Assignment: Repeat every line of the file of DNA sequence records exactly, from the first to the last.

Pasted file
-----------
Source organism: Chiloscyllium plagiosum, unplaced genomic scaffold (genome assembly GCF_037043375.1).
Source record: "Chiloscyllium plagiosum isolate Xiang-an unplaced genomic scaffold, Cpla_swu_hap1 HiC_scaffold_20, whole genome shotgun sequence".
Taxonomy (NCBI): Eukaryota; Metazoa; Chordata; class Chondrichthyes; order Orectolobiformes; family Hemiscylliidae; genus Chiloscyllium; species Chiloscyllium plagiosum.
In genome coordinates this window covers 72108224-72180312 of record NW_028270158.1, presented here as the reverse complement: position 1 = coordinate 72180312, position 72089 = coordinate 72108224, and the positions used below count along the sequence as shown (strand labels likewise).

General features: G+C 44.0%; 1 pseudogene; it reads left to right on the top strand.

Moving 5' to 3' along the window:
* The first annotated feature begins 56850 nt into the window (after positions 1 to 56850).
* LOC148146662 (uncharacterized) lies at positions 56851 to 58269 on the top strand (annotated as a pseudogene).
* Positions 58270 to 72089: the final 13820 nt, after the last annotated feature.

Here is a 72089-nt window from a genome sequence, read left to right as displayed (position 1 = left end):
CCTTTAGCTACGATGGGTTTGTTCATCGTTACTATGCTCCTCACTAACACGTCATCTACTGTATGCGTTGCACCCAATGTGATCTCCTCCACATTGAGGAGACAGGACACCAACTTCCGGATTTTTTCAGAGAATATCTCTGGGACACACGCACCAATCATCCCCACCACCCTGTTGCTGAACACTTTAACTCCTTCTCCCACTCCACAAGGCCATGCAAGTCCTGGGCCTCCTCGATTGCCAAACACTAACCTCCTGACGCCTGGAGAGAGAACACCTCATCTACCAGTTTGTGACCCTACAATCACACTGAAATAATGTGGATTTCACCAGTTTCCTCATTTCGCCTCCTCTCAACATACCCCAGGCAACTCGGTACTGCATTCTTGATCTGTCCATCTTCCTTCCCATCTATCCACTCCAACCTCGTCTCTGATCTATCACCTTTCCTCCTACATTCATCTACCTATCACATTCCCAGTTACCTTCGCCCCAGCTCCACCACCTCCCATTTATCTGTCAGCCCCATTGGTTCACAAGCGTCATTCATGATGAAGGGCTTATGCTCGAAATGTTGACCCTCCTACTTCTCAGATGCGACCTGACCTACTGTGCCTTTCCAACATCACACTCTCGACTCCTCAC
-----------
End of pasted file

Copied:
Source organism: Chiloscyllium plagiosum, unplaced genomic scaffold (genome assembly GCF_037043375.1).
Source record: "Chiloscyllium plagiosum isolate Xiang-an unplaced genomic scaffold, Cpla_swu_hap1 HiC_scaffold_20, whole genome shotgun sequence".
Taxonomy (NCBI): Eukaryota; Metazoa; Chordata; class Chondrichthyes; order Orectolobiformes; family Hemiscylliidae; genus Chiloscyllium; species Chiloscyllium plagiosum.
In genome coordinates this window covers 72108224-72180312 of record NW_028270158.1, presented here as the reverse complement: position 1 = coordinate 72180312, position 72089 = coordinate 72108224, and the positions used below count along the sequence as shown (strand labels likewise).

General features: G+C 44.0%; 1 pseudogene; it reads left to right on the top strand.

Moving 5' to 3' along the window:
* The first annotated feature begins 56850 nt into the window (after positions 1 to 56850).
* LOC148146662 (uncharacterized) lies at positions 56851 to 58269 on the top strand (annotated as a pseudogene).
* Positions 58270 to 72089: the final 13820 nt, after the last annotated feature.

Here is a 72089-nt window from a genome sequence, read left to right as displayed (position 1 = left end):
CCTTTAGCTACGATGGGTTTGTTCATCGTTACTATGCTCCTCACTAACACGTCATCTACTGTATGCGTTGCACCCAATGTGATCTCCTCCACATTGAGGAGACAGGACACCAACTTCCGGATTTTTTCAGAGAATATCTCTGGGACACACGCACCAATCATCCCCACCACCCTGTTGCTGAACACTTTAACTCCTTCTCCCACTCCACAAGGCCATGCAAGTCCTGGGCCTCCTCGATTGCCAAACACTAACCTCCTGACGCCTGGAGAGAGAACACCTCATCTACCAGTTTGTGACCCTACAATCACACTGAAATAATGTGGATTTCACCAGTTTCCTCATTTCGCCTCCTCTCAACATACCCCAGGCAACTCGGTACTGCATTCTTGATCTGTCCATCTTCCTTCCCATCTATCCACTCCAACCTCGTCTCTGATCTATCACCTTTCCTCCTACATTCATCTACCTATCACATTCCCAGTTACCTTCGCCCCAGCTCCACCACCTCCCATTTATCTGTCAGCCCCATTGGTTCACAAGCGTCATTCATGATGAAGGGCTTATGCTCGAAATGTTGACCCTCCTACTTCTCAGATGCGACCTGACCTACTGTGCCTTTCCAACATCACACTCTCGACTCCTCAC